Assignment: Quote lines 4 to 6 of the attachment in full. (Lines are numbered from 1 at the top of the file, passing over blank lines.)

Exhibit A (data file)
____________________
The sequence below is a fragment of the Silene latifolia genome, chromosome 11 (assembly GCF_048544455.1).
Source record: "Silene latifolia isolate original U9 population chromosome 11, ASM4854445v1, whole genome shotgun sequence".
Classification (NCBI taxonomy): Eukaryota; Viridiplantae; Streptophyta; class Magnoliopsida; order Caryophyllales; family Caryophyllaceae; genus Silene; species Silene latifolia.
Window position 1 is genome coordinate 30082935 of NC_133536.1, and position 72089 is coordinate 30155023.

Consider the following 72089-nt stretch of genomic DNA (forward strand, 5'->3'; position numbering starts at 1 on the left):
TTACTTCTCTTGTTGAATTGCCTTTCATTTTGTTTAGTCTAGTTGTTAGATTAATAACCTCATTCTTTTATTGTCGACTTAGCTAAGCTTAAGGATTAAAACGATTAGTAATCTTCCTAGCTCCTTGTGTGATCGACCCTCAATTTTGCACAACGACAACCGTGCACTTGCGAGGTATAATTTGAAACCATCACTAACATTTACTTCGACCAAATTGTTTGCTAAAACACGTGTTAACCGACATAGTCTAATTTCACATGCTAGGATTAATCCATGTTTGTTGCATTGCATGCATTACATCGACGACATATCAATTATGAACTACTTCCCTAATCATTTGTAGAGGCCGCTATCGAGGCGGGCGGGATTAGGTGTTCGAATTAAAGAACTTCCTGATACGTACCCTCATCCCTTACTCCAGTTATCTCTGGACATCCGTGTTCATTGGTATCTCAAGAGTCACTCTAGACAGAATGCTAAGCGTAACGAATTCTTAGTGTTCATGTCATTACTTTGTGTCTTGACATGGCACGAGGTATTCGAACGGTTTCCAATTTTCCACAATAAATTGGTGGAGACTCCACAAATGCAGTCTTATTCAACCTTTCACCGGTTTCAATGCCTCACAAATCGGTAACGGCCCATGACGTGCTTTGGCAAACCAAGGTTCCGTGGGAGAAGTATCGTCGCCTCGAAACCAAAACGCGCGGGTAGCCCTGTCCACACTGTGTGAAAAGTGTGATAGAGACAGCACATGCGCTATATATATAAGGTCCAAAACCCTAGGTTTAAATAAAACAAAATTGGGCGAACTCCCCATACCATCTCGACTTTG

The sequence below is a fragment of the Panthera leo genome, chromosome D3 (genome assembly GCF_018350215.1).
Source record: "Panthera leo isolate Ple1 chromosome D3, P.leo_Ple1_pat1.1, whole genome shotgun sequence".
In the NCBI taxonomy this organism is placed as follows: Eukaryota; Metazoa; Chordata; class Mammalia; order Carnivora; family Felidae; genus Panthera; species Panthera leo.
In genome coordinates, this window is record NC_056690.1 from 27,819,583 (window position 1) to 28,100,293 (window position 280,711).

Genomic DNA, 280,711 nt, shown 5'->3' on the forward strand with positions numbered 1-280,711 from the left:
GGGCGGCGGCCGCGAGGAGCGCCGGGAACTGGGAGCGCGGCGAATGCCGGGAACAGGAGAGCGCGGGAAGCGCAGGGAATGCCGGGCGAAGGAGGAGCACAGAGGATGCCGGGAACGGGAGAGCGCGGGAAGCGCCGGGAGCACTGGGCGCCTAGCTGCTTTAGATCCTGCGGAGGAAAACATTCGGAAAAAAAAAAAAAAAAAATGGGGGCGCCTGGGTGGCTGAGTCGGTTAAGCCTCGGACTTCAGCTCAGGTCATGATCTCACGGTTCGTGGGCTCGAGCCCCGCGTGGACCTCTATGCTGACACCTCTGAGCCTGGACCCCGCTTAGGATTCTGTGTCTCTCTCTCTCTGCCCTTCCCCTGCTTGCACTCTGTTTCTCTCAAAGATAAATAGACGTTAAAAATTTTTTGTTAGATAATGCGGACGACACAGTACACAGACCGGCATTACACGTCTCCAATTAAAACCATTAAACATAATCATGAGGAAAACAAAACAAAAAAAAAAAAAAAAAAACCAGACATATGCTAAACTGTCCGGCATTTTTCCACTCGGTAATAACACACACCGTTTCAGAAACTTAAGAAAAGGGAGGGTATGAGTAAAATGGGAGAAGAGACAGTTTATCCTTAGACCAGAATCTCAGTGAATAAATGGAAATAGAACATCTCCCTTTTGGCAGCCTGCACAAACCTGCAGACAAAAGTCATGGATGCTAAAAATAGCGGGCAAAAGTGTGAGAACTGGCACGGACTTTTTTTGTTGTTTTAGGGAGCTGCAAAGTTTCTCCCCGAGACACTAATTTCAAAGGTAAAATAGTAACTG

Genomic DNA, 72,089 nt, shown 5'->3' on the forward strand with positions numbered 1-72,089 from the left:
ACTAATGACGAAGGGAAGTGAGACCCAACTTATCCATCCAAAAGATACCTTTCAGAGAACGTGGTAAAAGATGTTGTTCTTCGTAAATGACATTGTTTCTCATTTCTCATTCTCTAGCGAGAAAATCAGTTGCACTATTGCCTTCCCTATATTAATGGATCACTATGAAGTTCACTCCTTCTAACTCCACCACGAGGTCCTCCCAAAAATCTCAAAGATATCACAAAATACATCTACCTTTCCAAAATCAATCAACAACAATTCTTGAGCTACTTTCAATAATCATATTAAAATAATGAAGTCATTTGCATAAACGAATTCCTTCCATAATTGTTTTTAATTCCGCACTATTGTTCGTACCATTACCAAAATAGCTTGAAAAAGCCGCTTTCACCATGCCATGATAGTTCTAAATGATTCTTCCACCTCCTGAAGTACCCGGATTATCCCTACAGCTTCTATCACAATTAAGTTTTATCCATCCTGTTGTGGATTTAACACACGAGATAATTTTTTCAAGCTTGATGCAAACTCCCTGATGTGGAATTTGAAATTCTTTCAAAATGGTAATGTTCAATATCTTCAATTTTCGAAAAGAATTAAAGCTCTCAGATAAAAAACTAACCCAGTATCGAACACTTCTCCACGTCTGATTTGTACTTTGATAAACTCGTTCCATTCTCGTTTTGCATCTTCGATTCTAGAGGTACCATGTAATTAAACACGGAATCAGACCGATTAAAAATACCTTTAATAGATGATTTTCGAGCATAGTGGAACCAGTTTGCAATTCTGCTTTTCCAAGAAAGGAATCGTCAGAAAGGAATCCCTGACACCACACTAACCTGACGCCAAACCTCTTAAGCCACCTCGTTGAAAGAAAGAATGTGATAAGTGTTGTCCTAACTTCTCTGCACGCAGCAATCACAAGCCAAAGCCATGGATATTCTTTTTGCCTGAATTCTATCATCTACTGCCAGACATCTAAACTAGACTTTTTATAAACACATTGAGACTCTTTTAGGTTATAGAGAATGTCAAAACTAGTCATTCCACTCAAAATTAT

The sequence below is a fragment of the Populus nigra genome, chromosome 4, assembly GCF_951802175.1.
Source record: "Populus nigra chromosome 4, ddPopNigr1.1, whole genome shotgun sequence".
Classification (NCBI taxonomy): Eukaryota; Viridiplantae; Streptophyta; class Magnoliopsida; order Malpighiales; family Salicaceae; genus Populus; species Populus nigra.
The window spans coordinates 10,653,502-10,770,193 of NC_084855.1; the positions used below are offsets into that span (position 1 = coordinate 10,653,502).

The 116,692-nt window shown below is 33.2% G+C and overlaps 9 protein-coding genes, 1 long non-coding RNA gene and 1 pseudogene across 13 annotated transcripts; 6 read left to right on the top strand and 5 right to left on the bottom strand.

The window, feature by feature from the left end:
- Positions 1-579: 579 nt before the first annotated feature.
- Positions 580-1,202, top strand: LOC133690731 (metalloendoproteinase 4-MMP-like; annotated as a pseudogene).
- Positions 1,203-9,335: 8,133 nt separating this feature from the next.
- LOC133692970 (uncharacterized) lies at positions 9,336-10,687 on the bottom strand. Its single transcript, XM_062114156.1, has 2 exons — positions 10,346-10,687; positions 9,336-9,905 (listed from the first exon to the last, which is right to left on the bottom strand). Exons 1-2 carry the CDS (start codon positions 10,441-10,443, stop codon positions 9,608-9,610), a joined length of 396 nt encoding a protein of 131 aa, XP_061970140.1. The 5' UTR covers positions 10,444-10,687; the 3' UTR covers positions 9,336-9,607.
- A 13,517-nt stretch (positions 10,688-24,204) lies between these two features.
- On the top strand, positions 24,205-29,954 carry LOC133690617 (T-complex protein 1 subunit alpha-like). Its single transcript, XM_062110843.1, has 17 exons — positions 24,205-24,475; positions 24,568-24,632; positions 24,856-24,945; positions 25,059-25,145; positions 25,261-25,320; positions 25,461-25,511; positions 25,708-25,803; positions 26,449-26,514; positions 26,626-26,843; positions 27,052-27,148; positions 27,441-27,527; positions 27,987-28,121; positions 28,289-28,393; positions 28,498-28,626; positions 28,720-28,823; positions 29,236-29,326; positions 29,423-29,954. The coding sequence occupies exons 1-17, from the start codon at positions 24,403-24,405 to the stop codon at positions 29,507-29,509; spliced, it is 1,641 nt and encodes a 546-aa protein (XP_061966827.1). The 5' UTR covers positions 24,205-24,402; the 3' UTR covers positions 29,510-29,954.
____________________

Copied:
Window position 1 is genome coordinate 30082935 of NC_133536.1, and position 72089 is coordinate 30155023.

Consider the following 72089-nt stretch of genomic DNA (forward strand, 5'->3'; position numbering starts at 1 on the left):
TTACTTCTCTTGTTGAATTGCCTTTCATTTTGTTTAGTCTAGTTGTTAGATTAATAACCTCATTCTTTTATTGTCGACTTAGCTAAGCTTAAGGATTAAAACGATTAGTAATCTTCCTAGCTCCTTGTGTGATCGACCCTCAATTTTGCACAACGACAACCGTGCACTTGCGAGGTATAATTTGAAACCATCACTAACATTTACTTCGACCAAATTGTTTGCTAAAACACGTGTTAACCGACATAGTCTAATTTCACATGCTAGGATTAATCCATGTTTGTTGCATTGCATGCATTACATCGACGACATATCAATTATGAACTACTTCCCTAATCATTTGTAGAGGCCGCTATCGAGGCGGGCGGGATTAGGTGTTCGAATTAAAGAACTTCCTGATACGTACCCTCATCCCTTACTCCAGTTATCTCTGGACATCCGTGTTCATTGGTATCTCAAGAGTCACTCTAGACAGAATGCTAAGCGTAACGAATTCTTAGTGTTCATGTCATTACTTTGTGTCTTGACATGGCACGAGGTATTCGAACGGTTTCCAATTTTCCACAATAAATTGGTGGAGACTCCACAAATGCAGTCTTATTCAACCTTTCACCGGTTTCAATGCCTCACAAATCGGTAACGGCCCATGACGTGCTTTGGCAAACCAAGGTTCCGTGGGAGAAGTATCGTCGCCTCGAAACCAAAACGCGCGGGTAGCCCTGTCCACACTGTGTGAAAAGTGTGATAGAGACAGCACATGCGCTATATATATAAGGTCCAAAACCCTAGGTTTAAATAAAACAAAATTGGGCGAACTCCCCATACCATCTCGACTTTG